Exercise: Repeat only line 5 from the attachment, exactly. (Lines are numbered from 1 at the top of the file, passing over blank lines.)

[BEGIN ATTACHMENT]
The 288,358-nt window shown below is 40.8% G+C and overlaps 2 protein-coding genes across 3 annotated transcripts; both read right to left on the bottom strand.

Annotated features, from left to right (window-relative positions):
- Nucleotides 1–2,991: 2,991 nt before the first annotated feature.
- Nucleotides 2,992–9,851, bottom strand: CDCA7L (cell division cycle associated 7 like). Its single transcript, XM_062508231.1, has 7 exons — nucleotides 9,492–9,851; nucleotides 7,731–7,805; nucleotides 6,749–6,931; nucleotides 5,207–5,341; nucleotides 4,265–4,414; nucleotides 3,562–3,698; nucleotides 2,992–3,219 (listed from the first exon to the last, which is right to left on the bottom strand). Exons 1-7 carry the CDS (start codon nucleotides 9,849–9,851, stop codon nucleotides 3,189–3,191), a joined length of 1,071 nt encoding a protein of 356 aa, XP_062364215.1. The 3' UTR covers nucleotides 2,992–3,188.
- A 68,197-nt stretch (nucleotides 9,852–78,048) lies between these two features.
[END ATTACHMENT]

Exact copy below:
- A 68,197-nt stretch (nucleotides 9,852–78,048) lies between these two features.